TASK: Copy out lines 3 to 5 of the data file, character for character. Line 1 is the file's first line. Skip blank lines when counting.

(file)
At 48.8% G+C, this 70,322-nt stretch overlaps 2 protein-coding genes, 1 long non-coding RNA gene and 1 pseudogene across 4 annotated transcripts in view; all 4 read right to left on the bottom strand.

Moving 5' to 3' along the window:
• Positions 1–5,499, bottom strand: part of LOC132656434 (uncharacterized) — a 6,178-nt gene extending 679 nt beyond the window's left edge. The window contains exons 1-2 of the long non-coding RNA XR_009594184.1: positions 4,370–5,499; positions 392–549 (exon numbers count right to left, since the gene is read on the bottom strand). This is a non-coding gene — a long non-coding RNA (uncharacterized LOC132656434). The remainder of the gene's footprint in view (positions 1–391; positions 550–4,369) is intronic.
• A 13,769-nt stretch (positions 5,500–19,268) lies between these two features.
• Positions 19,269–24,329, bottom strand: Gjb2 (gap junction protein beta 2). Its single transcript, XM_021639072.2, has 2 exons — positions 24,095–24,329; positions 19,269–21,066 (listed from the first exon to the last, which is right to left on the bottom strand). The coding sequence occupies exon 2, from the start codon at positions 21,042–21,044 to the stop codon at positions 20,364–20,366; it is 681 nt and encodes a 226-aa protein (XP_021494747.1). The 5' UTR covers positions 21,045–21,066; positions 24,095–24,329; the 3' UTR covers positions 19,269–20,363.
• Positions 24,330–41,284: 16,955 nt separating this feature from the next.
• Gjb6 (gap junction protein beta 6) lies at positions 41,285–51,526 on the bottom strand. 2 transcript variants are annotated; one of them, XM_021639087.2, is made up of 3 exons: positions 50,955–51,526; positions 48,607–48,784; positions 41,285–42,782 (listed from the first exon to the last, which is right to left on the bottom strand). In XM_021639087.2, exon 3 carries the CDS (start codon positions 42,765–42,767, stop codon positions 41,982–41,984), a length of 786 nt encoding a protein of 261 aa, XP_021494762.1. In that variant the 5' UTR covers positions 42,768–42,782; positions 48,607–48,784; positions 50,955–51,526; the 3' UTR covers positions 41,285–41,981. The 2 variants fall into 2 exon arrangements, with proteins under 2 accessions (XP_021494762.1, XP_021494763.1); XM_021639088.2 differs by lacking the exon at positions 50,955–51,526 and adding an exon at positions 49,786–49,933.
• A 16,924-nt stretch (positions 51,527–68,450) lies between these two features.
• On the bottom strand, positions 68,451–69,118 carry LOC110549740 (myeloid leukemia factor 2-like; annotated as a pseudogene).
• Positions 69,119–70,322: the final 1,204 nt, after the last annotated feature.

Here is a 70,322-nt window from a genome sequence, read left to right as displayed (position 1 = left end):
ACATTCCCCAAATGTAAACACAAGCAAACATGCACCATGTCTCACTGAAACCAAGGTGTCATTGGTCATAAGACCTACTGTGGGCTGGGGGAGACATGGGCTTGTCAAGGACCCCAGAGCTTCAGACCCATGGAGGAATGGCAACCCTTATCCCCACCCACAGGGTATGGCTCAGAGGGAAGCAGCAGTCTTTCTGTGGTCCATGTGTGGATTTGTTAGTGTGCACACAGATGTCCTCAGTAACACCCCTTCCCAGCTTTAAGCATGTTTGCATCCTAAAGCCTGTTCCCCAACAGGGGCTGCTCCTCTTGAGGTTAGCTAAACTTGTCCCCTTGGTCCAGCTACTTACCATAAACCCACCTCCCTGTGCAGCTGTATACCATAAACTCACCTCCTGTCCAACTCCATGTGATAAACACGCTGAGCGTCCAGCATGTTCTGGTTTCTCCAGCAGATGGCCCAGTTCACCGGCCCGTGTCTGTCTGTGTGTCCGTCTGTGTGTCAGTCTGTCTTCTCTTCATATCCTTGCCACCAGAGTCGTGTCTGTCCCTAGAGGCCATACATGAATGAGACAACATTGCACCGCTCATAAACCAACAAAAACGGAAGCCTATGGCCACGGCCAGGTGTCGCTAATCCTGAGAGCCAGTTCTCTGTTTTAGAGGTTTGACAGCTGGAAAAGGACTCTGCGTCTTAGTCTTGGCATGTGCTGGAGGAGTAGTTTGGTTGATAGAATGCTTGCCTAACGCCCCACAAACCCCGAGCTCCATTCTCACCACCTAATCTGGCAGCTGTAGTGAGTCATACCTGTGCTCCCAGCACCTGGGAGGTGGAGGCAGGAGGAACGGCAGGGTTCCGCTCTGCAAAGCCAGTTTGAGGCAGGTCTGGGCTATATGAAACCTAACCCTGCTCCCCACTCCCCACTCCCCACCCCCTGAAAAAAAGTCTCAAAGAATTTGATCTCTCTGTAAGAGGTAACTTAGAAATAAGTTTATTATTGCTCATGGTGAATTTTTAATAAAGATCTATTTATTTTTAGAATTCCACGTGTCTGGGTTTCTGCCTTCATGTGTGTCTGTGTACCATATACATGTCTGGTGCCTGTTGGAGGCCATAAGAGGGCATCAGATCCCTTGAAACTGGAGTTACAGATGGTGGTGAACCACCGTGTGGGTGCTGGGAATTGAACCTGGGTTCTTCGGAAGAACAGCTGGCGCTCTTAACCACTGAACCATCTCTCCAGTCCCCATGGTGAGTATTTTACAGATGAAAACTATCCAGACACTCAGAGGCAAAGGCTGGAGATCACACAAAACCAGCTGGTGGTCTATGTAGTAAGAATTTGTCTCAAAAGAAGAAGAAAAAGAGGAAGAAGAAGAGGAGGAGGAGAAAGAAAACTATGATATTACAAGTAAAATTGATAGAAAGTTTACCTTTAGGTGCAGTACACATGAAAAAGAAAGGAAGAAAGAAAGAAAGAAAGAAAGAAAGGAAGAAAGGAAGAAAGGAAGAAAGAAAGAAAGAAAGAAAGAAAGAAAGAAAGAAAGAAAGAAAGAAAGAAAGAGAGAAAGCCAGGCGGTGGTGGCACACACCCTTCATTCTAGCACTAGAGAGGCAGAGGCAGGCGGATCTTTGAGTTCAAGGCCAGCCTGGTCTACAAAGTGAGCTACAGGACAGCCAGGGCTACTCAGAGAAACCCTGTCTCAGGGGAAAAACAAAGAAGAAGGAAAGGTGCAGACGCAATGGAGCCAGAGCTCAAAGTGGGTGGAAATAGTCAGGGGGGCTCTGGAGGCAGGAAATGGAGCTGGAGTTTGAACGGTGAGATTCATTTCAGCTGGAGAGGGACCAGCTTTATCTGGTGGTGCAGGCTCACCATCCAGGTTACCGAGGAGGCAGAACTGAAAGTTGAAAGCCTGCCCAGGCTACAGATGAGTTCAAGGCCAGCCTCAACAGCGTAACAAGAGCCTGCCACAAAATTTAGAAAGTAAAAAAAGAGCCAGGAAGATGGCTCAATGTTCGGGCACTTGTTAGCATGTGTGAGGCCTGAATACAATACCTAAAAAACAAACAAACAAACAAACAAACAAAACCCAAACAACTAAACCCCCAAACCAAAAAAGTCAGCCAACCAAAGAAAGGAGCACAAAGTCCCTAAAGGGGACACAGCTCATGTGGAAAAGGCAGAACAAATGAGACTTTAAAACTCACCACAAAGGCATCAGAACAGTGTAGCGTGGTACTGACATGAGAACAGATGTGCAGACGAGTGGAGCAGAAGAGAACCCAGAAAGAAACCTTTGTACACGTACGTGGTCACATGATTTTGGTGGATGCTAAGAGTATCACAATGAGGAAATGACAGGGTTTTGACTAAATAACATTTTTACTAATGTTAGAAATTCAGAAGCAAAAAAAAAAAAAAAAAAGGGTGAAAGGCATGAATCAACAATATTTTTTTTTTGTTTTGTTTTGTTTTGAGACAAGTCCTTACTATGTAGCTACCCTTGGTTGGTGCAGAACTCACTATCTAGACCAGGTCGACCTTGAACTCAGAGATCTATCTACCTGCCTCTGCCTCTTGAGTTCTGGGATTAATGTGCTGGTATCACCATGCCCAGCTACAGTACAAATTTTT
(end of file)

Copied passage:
• Positions 1–5,499, bottom strand: part of LOC132656434 (uncharacterized) — a 6,178-nt gene extending 679 nt beyond the window's left edge. The window contains exons 1-2 of the long non-coding RNA XR_009594184.1: positions 4,370–5,499; positions 392–549 (exon numbers count right to left, since the gene is read on the bottom strand). This is a non-coding gene — a long non-coding RNA (uncharacterized LOC132656434). The remainder of the gene's footprint in view (positions 1–391; positions 550–4,369) is intronic.
• A 13,769-nt stretch (positions 5,500–19,268) lies between these two features.
• Positions 19,269–24,329, bottom strand: Gjb2 (gap junction protein beta 2). Its single transcript, XM_021639072.2, has 2 exons — positions 24,095–24,329; positions 19,269–21,066 (listed from the first exon to the last, which is right to left on the bottom strand). The coding sequence occupies exon 2, from the start codon at positions 21,042–21,044 to the stop codon at positions 20,364–20,366; it is 681 nt and encodes a 226-aa protein (XP_021494747.1). The 5' UTR covers positions 21,045–21,066; positions 24,095–24,329; the 3' UTR covers positions 19,269–20,363.